Shine's good friend Felipe Hoffa from Google was in Melbourne recently, and he took the time to catch up with our resident Google Developer Expert, Graham Polley. But, instead of just sitting down over a boring old coffee, they decided to take an iconic tram ride...
In part 1, we learnt about recommendation engines in general, and looked at ways to implement a service using the Google Cloud Platform (GCP). In part 2 of the blog series, we are getting our hands dirty on the item-similarity model and TensorFlow implementation of it.
This is our first technical blog of the series. Here, I deep dive into the data processing step, the recommendation service, and some hints on how to optimise the code to have real-time responses. You should expect to know how to build a simple item-similarity recommender engine by the end of this blog.
So let's get the party started!
Here in Australia, we do a lot of work on Google Cloud Platform for one of the country’s largest ISPs, Telstra. Most of that work involves building data pipelines and running analytics off the back of them for their Media business unit. As you can well imagine, they generate a huge amount of data on a daily basis. We use tools like BigQuery, Cloud Dataflow and Data Studio to wrangle, manage, and understand that data.On one such project for Telstra, we saw an opportunity to delete three code repositories and finally rid ourselves of some of the headaches associated with maintaining those applications, all the while saving money on the operational costs. We were able to replace the system comprising these repos with two new Google Cloud Platform services:
Post update:My good friend Lak over at Google has come up with a fifth option! He suggests using Cloud Dataprep to achieve the same. You can read his blog post about that over here. I had thought about using Dataprep, but because it actually spins up a Dataflow job under-the-hood, I decided to omit it from my list. That's because it will take a lot longer to run (the cluster needs to spin up and it issues export and import commands to BigQuery), rather than issuing a query job directly to the BigQuery API. Also, there are extra costs involved with this approach (the query itself, the Dataflow job, and a Dataprep surcharge - ouch!). But, as Lak pointed out, this would be a good solution if you want to transform your data, instead of issuing a pure SQL request. However, I'd argue that can be done directly in SQL too ;-)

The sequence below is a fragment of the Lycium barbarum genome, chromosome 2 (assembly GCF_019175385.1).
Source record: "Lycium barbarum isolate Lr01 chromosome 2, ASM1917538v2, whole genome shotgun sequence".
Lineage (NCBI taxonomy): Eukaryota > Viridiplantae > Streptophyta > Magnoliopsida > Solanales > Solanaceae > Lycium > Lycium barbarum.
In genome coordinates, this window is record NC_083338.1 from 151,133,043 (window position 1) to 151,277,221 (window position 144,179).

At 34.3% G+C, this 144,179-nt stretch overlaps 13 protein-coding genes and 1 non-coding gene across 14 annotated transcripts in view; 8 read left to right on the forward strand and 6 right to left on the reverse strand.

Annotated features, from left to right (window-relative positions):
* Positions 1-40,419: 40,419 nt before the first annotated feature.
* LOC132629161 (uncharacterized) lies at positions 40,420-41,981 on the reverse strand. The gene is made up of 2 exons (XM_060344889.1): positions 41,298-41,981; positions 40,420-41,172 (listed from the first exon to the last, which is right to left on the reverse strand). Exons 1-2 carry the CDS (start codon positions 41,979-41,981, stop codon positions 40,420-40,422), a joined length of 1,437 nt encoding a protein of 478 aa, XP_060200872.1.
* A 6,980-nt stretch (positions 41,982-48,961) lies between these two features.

Not so long ago, I wrote a blog post about how you can use Google Apps Script to schedule BigQuery jobs. You can find that post right here. Go have a read of it now. I promise you'll enjoy it. The post got quite a bit of attention, and I was actually surprised that people actually take the time out to read my drivel.
It's clear that BigQuery's popularity is growing fast. I'm seeing more content popping up in my feeds than ever before (mostly from me because that's all I really blog about). However, as awesome as BigQuery is, one glaring gap in its arsenal of weapons is the lack of a built-in job scheduler, or an easy way to do it outside of BigQuery.
That said however, I'm pretty sure that the boffins over in Googley-woogley-world are currently working on remedying that - by either adding schedulers to Cloud Functions, or by baking something directly into the BigQuery API itself. Or maybe both? Who knows!